Ain't nuthin like ridin' a fine horse in a new country - Augustus McCrae – Lonesome Dove

Tuesday, July 7, 2015

North on the Centennial Trail~

Crossing the Haller Trestle Bridge
I'd wanted to get out on this stretch of trail for a while, with the tree farms now closed - the choice was easy.  The slightly cooler temperature too, was nice.  Just a few families at Haller park; wading & splashing in what little water left in the river.
At Resilience Arch
The Coalition had ordered new bricks from a different supplier & found a new person to do the engraving.  A higher quality brick & higher quality etching.  We're hopeful that people using the trail will notice & place orders.
Commemoration of our ride~
To order a Brick~
Soon, we were on the prettiest part of a separate area of the horse trail -
Even here in the shade of the trees - it's dry~
The grass, along side the paving - was so dry that Farah was slipping.
Toward Bryant~
It was great that the mowing got done before things dried out, making it easy to set a medium trot & just go.  There were just a few people out this morning.
Horse trail mowed too~
This is one of Farah's favorite sections :-)  On our way up to the bridge over Pilchuck Creek.  No need to wonder why the trail was so expensive to put in - when you consider all the obstacles.
Pilchuck Creek from the Bridge
It's absolutely, deeply worrisome to see this beautiful little river going dry.  I was hopeful earlier on - when we first knew this drought was going to be bad, that we'd keep flow through until at least the end of Aug.  Now - I'm not so sure...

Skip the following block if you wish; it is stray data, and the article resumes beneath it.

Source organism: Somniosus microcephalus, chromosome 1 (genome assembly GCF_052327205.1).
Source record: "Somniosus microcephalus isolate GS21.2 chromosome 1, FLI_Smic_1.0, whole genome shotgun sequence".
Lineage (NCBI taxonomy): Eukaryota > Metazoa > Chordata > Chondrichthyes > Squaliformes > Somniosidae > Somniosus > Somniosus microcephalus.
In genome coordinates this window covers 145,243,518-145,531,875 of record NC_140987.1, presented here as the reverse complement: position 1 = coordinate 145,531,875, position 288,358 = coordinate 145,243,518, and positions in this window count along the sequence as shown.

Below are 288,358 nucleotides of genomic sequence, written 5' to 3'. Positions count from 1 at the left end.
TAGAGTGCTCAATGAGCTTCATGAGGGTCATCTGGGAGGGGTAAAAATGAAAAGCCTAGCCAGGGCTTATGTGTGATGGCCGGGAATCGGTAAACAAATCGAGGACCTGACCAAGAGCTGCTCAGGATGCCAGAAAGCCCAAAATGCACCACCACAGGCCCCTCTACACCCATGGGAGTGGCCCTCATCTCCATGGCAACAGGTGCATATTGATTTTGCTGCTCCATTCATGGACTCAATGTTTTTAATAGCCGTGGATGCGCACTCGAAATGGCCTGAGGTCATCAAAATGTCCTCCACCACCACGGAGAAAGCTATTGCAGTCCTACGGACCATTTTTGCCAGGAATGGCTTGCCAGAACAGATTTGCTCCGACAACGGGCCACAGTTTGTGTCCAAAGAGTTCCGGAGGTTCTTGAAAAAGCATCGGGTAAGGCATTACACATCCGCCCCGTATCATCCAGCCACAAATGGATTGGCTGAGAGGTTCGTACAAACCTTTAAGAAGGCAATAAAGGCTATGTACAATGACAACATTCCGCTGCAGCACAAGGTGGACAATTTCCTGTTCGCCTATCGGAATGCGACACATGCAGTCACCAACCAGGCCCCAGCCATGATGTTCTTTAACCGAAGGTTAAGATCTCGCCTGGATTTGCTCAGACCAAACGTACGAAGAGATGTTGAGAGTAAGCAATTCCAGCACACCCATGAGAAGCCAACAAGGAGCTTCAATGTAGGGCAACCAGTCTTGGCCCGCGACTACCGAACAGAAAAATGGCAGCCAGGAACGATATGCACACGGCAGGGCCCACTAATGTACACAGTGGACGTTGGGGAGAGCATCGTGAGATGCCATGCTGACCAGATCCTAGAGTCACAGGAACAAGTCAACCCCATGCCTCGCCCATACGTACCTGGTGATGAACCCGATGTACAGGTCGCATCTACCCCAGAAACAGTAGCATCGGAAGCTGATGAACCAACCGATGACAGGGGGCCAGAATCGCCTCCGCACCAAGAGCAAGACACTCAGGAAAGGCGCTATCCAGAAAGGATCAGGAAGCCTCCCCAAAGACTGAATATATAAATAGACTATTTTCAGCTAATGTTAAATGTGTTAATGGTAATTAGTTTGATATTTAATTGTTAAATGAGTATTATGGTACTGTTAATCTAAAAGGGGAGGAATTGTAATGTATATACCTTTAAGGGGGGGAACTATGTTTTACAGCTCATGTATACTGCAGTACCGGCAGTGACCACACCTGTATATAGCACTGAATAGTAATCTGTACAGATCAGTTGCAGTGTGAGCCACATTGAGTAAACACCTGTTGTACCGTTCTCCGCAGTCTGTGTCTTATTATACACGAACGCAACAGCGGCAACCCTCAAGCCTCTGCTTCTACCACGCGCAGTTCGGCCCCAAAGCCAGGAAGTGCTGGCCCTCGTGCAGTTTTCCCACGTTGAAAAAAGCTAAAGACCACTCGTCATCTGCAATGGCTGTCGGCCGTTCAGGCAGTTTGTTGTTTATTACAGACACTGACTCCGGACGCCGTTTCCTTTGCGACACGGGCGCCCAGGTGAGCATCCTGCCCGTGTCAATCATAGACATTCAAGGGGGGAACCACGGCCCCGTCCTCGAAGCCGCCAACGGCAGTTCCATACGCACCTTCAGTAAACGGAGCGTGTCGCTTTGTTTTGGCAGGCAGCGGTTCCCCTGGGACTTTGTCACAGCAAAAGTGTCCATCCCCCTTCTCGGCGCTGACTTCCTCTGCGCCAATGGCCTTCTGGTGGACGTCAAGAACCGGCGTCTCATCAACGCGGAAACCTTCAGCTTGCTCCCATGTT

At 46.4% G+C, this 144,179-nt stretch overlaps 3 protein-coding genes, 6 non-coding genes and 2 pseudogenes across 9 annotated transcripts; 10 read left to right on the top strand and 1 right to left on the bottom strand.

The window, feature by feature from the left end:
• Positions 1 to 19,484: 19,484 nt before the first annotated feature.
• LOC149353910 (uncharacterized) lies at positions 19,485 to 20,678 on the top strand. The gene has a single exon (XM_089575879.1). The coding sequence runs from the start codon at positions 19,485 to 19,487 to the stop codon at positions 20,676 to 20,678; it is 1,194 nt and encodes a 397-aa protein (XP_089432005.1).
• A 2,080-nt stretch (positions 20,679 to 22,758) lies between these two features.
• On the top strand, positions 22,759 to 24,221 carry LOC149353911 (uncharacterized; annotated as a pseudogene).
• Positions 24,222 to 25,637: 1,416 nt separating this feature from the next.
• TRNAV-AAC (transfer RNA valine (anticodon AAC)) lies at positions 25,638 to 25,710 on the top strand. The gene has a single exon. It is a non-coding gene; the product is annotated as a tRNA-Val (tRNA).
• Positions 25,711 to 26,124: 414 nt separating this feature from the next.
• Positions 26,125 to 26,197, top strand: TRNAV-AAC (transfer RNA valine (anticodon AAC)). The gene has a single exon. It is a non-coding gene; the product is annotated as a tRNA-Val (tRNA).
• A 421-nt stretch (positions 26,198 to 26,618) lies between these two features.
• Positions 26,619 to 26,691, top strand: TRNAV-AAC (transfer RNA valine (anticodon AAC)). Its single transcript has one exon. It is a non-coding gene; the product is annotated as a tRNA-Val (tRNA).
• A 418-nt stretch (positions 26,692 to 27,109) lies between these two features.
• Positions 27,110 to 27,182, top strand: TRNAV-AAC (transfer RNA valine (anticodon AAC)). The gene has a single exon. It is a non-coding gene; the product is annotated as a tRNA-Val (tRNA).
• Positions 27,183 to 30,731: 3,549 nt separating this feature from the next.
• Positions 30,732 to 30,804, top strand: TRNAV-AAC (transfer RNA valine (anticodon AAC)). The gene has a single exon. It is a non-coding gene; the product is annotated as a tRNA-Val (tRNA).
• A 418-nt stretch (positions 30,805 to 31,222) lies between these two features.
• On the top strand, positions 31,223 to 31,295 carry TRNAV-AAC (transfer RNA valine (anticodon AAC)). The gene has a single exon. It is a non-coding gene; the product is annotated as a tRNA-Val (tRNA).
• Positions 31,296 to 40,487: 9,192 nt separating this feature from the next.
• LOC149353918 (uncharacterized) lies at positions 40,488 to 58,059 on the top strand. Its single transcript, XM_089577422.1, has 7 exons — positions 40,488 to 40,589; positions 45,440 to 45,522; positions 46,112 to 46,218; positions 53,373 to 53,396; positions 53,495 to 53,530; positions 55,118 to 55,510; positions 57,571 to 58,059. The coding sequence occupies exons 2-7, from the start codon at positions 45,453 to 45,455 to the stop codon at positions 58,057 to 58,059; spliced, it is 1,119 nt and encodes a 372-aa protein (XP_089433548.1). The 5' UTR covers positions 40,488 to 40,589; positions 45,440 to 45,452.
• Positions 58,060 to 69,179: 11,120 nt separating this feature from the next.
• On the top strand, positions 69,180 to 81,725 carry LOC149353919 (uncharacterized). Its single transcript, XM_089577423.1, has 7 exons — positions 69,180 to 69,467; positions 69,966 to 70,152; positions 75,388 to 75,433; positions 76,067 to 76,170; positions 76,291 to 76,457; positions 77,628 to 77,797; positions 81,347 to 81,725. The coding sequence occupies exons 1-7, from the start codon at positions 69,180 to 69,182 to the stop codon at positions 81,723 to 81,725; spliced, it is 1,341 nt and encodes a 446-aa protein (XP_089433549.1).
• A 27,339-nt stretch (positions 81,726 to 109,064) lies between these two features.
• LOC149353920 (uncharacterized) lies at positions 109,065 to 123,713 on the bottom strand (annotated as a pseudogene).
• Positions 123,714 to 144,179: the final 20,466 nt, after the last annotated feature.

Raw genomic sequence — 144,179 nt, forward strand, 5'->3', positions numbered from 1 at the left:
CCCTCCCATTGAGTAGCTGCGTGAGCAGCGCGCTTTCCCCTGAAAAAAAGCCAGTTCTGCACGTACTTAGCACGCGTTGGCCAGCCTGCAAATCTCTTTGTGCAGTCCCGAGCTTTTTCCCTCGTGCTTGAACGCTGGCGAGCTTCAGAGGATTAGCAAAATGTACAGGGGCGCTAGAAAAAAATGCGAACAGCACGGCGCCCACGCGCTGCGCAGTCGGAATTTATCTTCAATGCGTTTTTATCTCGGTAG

Unimproved Trail - into Skagit County
   We went on past the barn & followed the unimproved portion of the trail up to where it stops at Hwy 9.  There was still quite a bit of water in the wetland here & flowing in places along the trail.  I found a spot in the shade, with grass for our lunch break.  There was a small area where Farah could get down to the little creek for a drink.  On the far side was one of the largest Douglas Fir's that I've seen in forever.  So big & standing so silent that I did a double take at his amazing size.  Tucked away in the shrubbery - I hope it continues to stand hidden & safe - forever.
Back across the Trestle to Haller Park
We stepped up the pace on the way back.  The bugs were awful, I had to get off twice to spray Farah's face.  We both still came home with fresh welts...  (At Bryant, a little girl was just finishing up her apple as we came by.  Farah was so happy to take the core!  :-)  At the far right, in the photo above - you can just see how far out of the water the end of the boat launch is.  Several feet at least!  Farah was watching the kids playing.
Down in the river bed of the Stillaquamish!
It was so warm by the time we got back, that we took the sandy trail down to the water.  Every step Farah took, we chased little minnows - now just trying to stay alive in the rapidly disappearing & warming water.   The blob is pretty scary - so is the long range weather forecast.  It will take many months & lots of moisture to even begin to return us to the wonderful mild & wet Pacific Northwest that most of us enjoy so much...

In the meantime;  I'm going to ride where I can & hope that the forecast for a cooler than normal fall will help mitigate the drought.

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